There’s no better way to bring friends, family or client relationships together than by savoring a good meal in each other’s company. That’s made my interest in the culinary world more personal.

An opportunity to explore the field presented itself last Friday afternoon. I was traveling back from one of our Pennsylvania projects and found myself within a short drive of The Culinary Institute of America in Hyde Park, NY. (Many call it the CIA, but I find that’s easy to confuse with the Washington agency.)

The Institute is truly amazing. Founded in 1946, it began as a small cooking school for returning WWII veterans. It has now grown to a beautiful main campus overlooking the Hudson River and two additional campuses in Austin, Texas and the Napa Valley. Approximately 2,800 students from every state in the union and several foreign countries are attending our most respected college for chefs.

This place has earned its respected status. The Institute is supported by the likes of Marriott and Hilton. An on campus hall of fame includes Julia Child, James Beard and many other noteworthy American leaders in the field. I’m convinced the CIA put our country on the map as a world leader in culinary arts. Here’s how:

There are five 100 percent student-run restaurants on campus. The chefs, waiters and staff at American Bounty, Apple Pie Bakery, Escoffer (serving unbelievable French food, I am told), Ristorane Caterina de’Medici and the St. Andrews Café are all enrolled in the school, making for well-rounded graduates. Outside of the restaurants the public sees, there are about 40 professional kitchens and bakeshops along with computer labs, extensive culinary libraries and dormitories on campus. The result is the optimal learning environment for our future culinary artists.

What’s more, the CIA offers extensive educational short courses (2-4 days) for those of us non-professional cooks. It sounds like a great weekend getaway—the best way to enjoy the beautiful scenery overlooking the Hudson. I can’t wait to get back.

Since I know many travel to New York City for business on a regular basis, I couldn’t resist sharing the treasure I found in the CIA. Hyde Park is an hour or so north of the city, so it’s an easy side trip that I highly recommend. You can support the next generation of American all-star chefs and walk away with food for thought.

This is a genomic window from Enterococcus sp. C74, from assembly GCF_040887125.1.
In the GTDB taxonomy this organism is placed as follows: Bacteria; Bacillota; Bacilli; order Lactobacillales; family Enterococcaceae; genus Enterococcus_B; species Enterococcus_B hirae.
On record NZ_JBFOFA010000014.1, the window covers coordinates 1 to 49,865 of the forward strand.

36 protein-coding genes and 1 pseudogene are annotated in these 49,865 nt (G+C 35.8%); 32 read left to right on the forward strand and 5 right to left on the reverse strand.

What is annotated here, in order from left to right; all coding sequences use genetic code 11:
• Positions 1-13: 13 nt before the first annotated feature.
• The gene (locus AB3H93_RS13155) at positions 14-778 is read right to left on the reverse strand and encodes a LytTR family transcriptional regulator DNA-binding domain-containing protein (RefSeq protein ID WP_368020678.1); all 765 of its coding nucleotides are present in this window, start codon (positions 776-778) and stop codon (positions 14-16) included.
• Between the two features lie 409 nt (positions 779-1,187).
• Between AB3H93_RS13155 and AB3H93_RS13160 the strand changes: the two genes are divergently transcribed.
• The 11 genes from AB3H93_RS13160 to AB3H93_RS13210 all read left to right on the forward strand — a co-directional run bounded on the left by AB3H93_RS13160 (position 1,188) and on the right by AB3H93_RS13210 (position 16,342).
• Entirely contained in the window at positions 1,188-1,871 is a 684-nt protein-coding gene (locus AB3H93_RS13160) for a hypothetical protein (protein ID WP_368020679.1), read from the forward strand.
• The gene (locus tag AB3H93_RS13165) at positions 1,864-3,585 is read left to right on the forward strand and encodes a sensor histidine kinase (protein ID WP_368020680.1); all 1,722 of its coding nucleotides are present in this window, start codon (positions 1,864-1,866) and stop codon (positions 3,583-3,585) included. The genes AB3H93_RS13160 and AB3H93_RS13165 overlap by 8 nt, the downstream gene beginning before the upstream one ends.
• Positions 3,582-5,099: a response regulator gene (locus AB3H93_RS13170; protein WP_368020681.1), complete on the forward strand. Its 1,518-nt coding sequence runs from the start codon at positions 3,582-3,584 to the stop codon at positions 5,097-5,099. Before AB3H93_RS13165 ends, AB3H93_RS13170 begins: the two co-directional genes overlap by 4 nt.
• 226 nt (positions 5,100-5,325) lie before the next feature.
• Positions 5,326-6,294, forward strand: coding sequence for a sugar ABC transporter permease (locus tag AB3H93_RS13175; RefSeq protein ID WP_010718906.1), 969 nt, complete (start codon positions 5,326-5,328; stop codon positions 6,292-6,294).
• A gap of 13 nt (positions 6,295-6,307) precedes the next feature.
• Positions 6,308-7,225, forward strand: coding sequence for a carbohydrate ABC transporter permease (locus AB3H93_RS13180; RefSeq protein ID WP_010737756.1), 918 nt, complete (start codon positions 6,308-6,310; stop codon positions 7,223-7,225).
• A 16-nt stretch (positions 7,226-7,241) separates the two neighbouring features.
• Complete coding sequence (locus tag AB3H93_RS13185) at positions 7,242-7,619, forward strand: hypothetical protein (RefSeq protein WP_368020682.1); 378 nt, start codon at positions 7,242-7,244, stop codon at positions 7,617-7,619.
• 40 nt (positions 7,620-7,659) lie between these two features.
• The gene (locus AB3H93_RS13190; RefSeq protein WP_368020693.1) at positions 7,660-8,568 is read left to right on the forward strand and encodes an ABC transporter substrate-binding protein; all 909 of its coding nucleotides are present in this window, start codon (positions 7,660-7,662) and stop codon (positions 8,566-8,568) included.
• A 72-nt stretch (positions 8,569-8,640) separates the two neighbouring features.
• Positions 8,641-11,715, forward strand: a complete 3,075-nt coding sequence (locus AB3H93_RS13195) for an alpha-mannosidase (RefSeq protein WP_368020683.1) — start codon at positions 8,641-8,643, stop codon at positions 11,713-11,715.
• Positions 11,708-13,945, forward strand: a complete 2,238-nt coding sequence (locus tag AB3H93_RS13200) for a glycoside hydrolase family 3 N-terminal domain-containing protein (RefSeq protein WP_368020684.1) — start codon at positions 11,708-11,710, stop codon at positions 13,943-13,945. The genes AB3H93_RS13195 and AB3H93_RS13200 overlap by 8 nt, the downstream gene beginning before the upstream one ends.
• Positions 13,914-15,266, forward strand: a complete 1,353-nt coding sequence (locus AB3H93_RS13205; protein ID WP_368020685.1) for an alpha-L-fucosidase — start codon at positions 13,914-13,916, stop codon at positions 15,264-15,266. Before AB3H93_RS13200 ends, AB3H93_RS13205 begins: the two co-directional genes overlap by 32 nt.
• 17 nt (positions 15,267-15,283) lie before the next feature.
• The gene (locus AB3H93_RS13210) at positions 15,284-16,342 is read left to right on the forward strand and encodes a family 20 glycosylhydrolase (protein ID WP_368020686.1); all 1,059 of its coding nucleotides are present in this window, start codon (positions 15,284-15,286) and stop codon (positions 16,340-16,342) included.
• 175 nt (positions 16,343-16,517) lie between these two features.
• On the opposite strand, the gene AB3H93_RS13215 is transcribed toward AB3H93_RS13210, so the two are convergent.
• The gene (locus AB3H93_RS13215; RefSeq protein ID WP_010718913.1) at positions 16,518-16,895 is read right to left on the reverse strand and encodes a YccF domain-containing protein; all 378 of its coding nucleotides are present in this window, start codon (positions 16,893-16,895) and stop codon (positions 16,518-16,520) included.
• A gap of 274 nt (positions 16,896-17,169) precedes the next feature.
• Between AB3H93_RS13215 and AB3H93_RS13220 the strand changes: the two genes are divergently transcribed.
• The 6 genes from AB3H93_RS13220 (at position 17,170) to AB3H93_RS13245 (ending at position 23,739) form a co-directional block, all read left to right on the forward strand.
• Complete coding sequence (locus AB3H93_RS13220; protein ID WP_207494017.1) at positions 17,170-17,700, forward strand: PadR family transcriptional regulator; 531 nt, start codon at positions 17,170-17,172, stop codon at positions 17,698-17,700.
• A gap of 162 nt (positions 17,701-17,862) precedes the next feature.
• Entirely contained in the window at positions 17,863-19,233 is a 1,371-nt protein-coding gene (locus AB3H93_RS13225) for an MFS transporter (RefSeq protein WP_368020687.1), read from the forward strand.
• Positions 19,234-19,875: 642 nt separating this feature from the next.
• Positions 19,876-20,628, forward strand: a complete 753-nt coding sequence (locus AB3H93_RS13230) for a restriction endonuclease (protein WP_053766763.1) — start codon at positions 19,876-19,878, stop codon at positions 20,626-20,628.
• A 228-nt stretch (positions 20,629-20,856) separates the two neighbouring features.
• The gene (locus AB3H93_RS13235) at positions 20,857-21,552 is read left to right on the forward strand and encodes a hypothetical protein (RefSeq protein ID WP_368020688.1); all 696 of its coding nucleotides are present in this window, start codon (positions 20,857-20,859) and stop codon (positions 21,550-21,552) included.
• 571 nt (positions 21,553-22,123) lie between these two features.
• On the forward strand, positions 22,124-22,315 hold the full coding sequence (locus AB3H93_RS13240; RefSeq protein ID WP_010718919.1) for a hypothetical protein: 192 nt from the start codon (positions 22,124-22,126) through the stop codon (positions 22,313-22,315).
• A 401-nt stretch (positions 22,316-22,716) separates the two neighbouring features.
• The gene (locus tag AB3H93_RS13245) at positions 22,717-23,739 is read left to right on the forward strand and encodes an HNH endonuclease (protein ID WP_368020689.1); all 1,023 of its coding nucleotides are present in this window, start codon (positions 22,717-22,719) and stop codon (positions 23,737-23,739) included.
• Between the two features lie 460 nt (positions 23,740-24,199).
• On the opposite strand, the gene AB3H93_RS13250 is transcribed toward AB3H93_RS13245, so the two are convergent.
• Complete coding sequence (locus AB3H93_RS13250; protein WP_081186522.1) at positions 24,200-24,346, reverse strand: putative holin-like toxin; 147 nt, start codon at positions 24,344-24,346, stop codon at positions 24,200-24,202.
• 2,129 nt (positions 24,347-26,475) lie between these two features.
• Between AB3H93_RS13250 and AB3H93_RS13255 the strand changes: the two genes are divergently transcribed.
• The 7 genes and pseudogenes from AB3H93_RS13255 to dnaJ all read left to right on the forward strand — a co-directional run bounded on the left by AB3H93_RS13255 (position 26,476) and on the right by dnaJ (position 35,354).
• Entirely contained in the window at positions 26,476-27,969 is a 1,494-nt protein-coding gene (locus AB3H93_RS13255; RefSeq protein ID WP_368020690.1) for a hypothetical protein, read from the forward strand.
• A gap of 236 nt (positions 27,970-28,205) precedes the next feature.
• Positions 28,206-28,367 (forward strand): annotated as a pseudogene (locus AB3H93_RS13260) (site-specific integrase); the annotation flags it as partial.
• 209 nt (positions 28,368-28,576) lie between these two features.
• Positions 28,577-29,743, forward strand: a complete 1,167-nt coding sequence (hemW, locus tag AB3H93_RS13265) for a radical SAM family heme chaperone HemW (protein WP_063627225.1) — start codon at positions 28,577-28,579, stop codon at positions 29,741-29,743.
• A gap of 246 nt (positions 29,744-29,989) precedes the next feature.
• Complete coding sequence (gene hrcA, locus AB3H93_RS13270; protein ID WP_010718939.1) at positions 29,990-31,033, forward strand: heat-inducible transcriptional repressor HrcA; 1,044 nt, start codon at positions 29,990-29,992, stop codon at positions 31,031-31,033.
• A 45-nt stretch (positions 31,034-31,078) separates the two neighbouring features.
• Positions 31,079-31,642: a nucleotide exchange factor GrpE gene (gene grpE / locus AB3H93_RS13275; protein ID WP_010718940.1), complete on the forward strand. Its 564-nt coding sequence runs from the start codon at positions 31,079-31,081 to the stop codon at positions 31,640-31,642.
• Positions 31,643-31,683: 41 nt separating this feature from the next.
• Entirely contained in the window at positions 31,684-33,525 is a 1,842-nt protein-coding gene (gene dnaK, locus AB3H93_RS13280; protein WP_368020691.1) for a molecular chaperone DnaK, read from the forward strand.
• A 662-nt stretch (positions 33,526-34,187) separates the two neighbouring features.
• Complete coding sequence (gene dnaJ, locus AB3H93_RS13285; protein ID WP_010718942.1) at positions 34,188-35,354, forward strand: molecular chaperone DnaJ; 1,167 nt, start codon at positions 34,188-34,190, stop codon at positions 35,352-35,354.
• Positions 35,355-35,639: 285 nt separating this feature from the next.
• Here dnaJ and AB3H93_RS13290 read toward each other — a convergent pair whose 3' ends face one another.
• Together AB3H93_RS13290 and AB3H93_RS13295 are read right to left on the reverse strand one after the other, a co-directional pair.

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Merrill Stewart is Founder and President of the Stewart Perry Company, a commercial building contractor based in Birmingham, Ala. Contact him via email.

I’ve often thought that most builders strive for one of two major goals—to make the most money possible or to build a legacy. I’m not sure about you, but as a business owner I’d like to think at least some of what we do will go beyond legacy status and have a lasting impact to help others. I was reminded of that aspiration on a business trip to New York last week.

When I travel for work and I have the time, I try to take side roads as opposed to the major thoroughfares. As I mentioned here, you can get the true flavor of a place and see so much more than the generic interstate view. When I left LaGuardia to head north for the real estate we own, it was one of those days I had a little extra time. I passed over the Whitestone Bridge and I decided that instead of turning north on I-95 (that infamous road from Maine to Miami), I would forge straight ahead on New York State’s Hutchinson Parkway, which becomes the Merritt Parkway when it crosses the Connecticut line.

My impromptu side road tour turned into a meaningful history lesson. The Hutchinson, or “Hutch” as it’s referred to, and the Merritt were part of America’s Work Projects Administration (WPA) days. When men and women could not find employment, the government created this much-needed program to put folks back to work. Jobs were not only in concrete, steel and roads, like the Hutch and the Merritt, but in the arts. We supported all kinds of writing, including songs and poetry. My personal favorite WPA supported art is photography. These images are available from the Library of Congress and we’ve bought several to hang around the office. They provide beautiful architectural references and a first hand look at our country rising above the Depression.

Beyond the infrastructure of the highway, WPA workers crafted a unique collection of bridges along The Hutch and The Merritt. I believe there are about 70 bridges on the Merritt and every one of them is unique. Each has a distinctive style and uses different combinations of concrete forms, stone and shape. This year marks the 75th anniversary of The Merritt—a project that created a 4-lane road that has served the Northeast for almost 8 decades. They also built a heritage of beauty intrinsic to the bridges that span the Hutch and the Merritt.